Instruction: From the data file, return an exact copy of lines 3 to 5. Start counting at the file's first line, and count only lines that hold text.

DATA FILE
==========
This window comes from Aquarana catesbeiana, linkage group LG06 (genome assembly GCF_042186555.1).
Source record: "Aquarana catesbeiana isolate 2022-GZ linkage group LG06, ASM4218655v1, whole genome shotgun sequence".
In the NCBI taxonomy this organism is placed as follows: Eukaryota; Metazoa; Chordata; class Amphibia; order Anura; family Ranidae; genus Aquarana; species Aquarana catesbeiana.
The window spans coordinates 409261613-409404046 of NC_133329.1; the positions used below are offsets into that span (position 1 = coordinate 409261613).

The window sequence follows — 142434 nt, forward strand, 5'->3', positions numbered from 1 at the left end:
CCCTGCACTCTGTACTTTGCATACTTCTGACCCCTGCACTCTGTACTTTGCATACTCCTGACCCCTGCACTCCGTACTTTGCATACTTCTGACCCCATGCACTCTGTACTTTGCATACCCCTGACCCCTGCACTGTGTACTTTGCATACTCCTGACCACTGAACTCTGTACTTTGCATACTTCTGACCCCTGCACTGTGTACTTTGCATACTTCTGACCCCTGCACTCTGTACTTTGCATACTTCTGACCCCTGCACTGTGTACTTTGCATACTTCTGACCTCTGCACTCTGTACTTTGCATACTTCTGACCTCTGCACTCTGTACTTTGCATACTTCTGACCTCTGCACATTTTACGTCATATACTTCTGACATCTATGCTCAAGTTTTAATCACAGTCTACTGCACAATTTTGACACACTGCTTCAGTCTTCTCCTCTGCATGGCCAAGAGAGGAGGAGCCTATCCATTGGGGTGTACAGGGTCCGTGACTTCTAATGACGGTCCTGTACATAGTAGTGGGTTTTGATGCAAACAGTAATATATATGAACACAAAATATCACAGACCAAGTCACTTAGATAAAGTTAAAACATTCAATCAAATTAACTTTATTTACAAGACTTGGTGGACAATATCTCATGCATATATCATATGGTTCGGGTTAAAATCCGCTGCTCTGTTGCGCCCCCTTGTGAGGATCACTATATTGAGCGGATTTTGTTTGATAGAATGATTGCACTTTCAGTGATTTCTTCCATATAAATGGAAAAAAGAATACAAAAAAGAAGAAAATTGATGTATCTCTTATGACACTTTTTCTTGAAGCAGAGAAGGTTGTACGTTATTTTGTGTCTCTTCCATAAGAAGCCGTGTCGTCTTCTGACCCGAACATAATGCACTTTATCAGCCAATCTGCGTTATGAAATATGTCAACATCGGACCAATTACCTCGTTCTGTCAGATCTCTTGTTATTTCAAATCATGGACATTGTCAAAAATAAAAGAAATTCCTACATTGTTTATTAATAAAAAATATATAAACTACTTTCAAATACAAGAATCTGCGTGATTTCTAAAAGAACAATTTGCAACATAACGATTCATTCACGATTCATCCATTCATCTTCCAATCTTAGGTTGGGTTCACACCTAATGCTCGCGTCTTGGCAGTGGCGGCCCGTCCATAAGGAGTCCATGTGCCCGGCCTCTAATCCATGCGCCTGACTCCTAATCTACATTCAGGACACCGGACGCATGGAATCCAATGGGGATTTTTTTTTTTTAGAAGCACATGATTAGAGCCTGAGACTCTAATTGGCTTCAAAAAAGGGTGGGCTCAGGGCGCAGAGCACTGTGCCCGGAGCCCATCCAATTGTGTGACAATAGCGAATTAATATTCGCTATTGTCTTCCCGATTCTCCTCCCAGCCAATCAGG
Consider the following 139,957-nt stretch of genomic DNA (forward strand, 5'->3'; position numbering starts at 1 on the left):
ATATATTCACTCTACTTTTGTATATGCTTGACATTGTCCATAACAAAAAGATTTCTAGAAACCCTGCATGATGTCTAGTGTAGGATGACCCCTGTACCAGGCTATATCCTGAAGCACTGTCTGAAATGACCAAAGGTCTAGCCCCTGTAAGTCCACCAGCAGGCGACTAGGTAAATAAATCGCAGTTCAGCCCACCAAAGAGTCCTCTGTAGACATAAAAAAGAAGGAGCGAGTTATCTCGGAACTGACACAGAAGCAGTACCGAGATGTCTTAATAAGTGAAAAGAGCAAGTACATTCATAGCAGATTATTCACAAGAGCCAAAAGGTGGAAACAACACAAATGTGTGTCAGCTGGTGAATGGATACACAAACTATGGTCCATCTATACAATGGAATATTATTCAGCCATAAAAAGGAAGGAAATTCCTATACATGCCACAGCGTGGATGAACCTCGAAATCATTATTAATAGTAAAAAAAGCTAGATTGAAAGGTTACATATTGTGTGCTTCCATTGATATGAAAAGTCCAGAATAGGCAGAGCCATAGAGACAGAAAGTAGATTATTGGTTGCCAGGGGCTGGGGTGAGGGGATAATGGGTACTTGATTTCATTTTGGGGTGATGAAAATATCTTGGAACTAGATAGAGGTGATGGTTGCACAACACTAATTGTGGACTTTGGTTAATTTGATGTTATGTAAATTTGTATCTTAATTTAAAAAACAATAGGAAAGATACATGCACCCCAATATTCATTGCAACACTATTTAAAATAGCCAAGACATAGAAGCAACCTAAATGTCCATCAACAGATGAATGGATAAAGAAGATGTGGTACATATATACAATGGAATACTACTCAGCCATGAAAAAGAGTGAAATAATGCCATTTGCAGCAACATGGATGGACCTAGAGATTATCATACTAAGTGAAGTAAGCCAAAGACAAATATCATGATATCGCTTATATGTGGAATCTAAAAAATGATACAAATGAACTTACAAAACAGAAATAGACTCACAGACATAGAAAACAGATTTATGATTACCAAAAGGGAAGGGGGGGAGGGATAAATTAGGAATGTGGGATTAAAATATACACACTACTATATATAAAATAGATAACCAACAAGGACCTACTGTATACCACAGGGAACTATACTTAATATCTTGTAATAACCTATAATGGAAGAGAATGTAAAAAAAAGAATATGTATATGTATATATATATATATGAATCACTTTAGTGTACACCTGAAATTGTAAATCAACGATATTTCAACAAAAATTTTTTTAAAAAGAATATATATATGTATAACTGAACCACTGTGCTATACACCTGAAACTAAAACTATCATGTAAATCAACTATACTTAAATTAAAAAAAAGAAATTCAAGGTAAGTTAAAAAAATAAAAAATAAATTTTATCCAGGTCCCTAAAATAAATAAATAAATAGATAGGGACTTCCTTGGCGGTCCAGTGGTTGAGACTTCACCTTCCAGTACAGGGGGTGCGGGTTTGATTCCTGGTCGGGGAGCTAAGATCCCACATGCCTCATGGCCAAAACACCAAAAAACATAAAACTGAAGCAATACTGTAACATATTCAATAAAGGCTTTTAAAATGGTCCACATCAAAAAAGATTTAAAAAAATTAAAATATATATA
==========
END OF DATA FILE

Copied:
In the NCBI taxonomy this organism is placed as follows: Eukaryota; Metazoa; Chordata; class Amphibia; order Anura; family Ranidae; genus Aquarana; species Aquarana catesbeiana.
The window spans coordinates 409261613-409404046 of NC_133329.1; the positions used below are offsets into that span (position 1 = coordinate 409261613).

The window sequence follows — 142434 nt, forward strand, 5'->3', positions numbered from 1 at the left end: